Back and forth on Bigfoot
Brian Switek’s Laelaps blog ran an appreciative review of Joshua Blu Buhs’ Bigfoot: The Life and Times of a Legend last Monday, noting the book’s cultural analysis that seeks to understand the how and why the beast has sparked such unflagging interest amongst the American public.
As Buhs explains, the most devoted of the Sasquatch devotees appear to have been “white working class males.” According to Buhs, during the social upheaval of the sixties and seventies, these men gravitated towards the myth in response the perceived threats of consumerism, civil rites, and feminization.” For them, writes Switek, “Bigfoot often represented the elusive vestige of ‘true’ masculinity that could only be found in the wild.”
But as time went on the myth of Bigfoot—once a symbol of resistance towards the establishment—was appropriated by mainstream consumer culture and employed, as Switek writes, as “a desexualized symbol used to purvey goods from beer to beef jerky.” And with that one might think the story of Bigfoot mania would have come to an end. Yet, two men in rural Georgia announced last summer that they had killed Bigfoot and drew instant, feverish attention leading to more than 1,000 news stories worldwide. And for further evidence that the myth is still a hot topic in some circles, check out the lively discussion on Switek’s blog (including several posts by Buhs). Here’s an excerpt from a true believer:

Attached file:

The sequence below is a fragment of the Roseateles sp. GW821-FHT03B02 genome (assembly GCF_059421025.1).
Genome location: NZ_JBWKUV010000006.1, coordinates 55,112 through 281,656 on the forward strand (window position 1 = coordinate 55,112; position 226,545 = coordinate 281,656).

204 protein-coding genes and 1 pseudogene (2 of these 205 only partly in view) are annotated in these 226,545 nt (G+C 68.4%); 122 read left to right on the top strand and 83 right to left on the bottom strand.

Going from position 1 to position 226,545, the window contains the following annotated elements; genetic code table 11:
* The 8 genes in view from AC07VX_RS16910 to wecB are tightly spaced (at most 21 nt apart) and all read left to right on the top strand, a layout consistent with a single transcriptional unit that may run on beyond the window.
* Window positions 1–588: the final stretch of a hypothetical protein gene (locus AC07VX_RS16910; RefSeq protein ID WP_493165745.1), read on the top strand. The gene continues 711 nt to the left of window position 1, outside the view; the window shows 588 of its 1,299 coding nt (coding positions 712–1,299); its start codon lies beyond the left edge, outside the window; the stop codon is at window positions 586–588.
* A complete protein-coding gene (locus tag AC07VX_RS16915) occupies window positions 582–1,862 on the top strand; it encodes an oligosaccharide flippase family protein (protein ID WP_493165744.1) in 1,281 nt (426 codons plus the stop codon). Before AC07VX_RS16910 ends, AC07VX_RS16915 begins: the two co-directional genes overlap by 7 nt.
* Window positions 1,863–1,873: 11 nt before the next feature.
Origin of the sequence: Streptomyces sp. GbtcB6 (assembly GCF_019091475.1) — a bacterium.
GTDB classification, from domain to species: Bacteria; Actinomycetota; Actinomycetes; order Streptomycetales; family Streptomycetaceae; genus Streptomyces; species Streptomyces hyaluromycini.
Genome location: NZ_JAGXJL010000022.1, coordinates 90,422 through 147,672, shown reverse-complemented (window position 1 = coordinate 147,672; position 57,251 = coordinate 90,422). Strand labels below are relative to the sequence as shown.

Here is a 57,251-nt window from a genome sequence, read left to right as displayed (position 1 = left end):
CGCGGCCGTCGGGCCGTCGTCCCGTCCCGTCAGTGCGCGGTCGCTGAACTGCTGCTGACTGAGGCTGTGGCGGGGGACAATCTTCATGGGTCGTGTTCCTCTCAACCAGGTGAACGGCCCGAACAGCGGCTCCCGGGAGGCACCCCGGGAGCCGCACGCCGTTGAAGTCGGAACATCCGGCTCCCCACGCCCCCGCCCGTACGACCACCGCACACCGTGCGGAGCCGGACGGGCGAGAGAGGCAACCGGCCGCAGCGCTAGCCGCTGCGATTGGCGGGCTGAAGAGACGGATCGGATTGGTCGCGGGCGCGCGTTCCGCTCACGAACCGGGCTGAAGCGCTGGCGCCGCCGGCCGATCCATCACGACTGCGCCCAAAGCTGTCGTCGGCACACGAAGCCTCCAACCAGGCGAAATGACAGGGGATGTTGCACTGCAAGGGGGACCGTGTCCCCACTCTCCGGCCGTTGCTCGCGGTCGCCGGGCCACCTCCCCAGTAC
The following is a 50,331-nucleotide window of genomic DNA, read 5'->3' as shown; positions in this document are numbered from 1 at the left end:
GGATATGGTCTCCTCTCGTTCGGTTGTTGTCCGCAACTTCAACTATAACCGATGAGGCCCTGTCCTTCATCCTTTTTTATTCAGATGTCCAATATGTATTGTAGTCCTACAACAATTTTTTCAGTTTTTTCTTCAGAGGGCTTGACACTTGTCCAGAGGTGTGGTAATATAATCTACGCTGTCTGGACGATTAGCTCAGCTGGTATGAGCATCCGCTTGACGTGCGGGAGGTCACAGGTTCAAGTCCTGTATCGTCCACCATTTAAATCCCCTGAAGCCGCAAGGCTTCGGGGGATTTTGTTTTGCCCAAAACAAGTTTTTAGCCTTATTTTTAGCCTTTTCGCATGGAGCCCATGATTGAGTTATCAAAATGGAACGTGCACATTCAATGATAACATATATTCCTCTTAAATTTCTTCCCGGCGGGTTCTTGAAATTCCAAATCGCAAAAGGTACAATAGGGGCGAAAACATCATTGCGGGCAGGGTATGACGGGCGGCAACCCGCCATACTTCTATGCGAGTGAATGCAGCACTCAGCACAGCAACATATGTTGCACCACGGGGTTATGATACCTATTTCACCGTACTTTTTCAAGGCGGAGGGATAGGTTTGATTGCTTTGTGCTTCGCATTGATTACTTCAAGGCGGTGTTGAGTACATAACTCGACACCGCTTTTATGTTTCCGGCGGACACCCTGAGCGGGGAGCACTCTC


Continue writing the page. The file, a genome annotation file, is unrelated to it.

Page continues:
Although I’m not going to be suckered into buying and reading a book that is so completely misleading, I think it is time to recommend that Joshua [do] better “research” before he makes such unfounded, speculative conclusions. Like others writers who clearly approached this topic with a rather shallow conclusion in mind, anyone who thinks this subject is perpetuated by social needs, rather than persistent direct sightings and encounters with these animals, is a fool.
To which Buhs eventually replies:
My book is not about eyewitnesses, the evidence for Bigfoot, or the evidence against Bigfoot. I state my skepticism about Bigfoot’s existence at the beginning of the book because that seemed like good form.
But the question I ask is, Why all the fuss?…
There are many legendary creatures which don’t get nearly as much attention—sea serpents, for example, haven’t captured the American public’s attention. There are plenty of reports of them in Lake Champlain, Ogopogo, and elsewhere. They are inherently interesting—gigantic creatures living in our midst—and yet they haven’t generated a lot of buzz since the late nineteenth century.